“Azure supports the broadest selection of operating systems, programming languages, frameworks, tools, databases and devices. Run Linux containers with Docker integration; build apps with JavaScript, Python, .NET, PHP, Java and Node.js; build back-ends for iOS, Android and Windows devices. Azure cloud service supports the same technologies millions of developers and IT professionals already rely on and trust.”

You can see in the image below – taken from my trial Azure portal – that for example, an Azure user can create VMs for not only Windows Server, but also for Red Hat, Ubuntu Server and many others.


The apps and services shown in the left navigation bar are few of the Azure offerings. You can see the complete list of these by clicking browse. Visit Wikipedia to see the complete list and short description of some of the prominent services.

Microsoft Azure Service Bus

You have probably heard about “bus” concept in computer hardware. In computer architecture, a bus refers to a communication system used to transfer data between components inside a computer, or between computers. Similarly, a software bus is a software architecture model that enables communication between software modules. A software bus is conceptually similar to the term “bus” used in computer hardware. It is also referred as an ESB (Enterprise Service Bus) product.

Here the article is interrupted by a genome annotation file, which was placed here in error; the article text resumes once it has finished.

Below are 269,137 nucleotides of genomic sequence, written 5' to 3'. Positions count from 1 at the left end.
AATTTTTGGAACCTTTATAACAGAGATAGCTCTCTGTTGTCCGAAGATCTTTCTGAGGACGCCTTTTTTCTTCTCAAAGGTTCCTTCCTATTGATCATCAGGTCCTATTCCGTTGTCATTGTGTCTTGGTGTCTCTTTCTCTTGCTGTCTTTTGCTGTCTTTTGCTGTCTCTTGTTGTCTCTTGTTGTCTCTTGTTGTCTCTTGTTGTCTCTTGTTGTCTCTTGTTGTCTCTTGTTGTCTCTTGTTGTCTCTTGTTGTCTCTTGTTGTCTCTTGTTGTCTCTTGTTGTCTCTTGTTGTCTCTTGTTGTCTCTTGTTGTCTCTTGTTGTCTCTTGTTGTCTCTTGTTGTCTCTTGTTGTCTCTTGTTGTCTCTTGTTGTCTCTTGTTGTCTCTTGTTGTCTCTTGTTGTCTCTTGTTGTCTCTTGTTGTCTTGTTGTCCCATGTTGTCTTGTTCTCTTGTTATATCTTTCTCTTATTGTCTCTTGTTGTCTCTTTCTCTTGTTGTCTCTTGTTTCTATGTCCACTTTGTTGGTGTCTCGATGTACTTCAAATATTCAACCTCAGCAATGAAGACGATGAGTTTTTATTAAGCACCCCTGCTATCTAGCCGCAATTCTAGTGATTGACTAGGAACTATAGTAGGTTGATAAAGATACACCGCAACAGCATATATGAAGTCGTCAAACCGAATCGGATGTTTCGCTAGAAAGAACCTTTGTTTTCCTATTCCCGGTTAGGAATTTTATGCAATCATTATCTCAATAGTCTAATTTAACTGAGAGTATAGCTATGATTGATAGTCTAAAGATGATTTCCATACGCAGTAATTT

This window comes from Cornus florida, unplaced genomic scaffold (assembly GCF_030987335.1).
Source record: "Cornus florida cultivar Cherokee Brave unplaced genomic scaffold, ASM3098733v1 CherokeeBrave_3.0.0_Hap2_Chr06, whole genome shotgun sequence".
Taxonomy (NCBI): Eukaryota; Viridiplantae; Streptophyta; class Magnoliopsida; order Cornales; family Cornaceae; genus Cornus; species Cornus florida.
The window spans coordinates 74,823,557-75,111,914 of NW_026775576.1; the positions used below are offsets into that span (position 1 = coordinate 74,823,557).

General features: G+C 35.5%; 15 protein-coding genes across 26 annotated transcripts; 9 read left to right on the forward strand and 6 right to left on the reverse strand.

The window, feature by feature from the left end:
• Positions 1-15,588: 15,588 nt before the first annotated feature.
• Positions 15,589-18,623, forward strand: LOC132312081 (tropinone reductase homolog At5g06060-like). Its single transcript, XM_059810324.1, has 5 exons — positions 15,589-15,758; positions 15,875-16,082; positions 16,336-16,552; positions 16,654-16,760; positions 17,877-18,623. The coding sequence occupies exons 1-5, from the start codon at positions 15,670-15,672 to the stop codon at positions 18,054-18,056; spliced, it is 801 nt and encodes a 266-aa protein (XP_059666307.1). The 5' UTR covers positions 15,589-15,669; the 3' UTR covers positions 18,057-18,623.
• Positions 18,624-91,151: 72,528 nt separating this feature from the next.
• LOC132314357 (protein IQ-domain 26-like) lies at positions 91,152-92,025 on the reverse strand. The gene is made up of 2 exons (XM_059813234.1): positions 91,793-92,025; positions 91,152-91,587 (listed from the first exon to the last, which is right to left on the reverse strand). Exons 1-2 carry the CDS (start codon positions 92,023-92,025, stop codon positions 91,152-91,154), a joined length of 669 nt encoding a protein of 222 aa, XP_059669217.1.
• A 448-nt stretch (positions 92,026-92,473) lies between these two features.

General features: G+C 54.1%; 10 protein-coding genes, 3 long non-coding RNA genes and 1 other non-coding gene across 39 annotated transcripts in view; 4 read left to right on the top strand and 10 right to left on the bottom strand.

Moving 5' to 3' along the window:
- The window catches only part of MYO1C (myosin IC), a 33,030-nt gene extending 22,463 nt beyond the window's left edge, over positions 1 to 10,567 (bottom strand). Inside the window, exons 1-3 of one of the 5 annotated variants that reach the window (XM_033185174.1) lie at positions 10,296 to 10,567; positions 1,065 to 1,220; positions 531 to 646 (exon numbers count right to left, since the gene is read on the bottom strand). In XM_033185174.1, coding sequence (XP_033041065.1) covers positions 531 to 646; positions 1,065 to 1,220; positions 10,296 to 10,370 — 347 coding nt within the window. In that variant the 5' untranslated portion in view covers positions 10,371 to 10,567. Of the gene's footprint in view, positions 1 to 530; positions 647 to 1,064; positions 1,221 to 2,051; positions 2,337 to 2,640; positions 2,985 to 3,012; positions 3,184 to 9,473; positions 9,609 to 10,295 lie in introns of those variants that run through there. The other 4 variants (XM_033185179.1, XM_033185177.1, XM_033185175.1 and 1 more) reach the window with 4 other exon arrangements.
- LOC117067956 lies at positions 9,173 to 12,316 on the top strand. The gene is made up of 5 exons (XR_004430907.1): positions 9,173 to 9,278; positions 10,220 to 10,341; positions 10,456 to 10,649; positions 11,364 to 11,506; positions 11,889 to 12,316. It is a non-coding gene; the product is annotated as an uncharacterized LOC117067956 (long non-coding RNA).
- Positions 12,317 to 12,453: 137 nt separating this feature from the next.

Microsoft Azure Service Bus is Microsoft’s ESB product that facilitates messaging between decoupled systems. As Microsoft mentioned:

“(Azure Service Bus) Runs anywhere and connects nearly anything.

Azure Service Bus is a generic, cloud-based messaging system for connecting just about anything—applications, services, and devices—wherever they are. Connect apps running on Azure, on-premises systems, or both. You can even use Service Bus to connect household appliances, sensors, and other devices like tablets or phones to a central application or to each other.”

Azure service bus supports four different communication mechanisms. Each mechanism connects applications differently.


  • provide one-directional communication
  • each message is received by a single recipient
  • store sent messages until they are received


  • provide one-directional communication using subscriptions
  • a single topic can have multiple subscriptions (a Pub/Sub model)
  • each subscription can use a filter to receive only messages that match specific criteria


  • provide bi-directional communication
  • do not store in-flight messages,
  • It just pass them to the destination application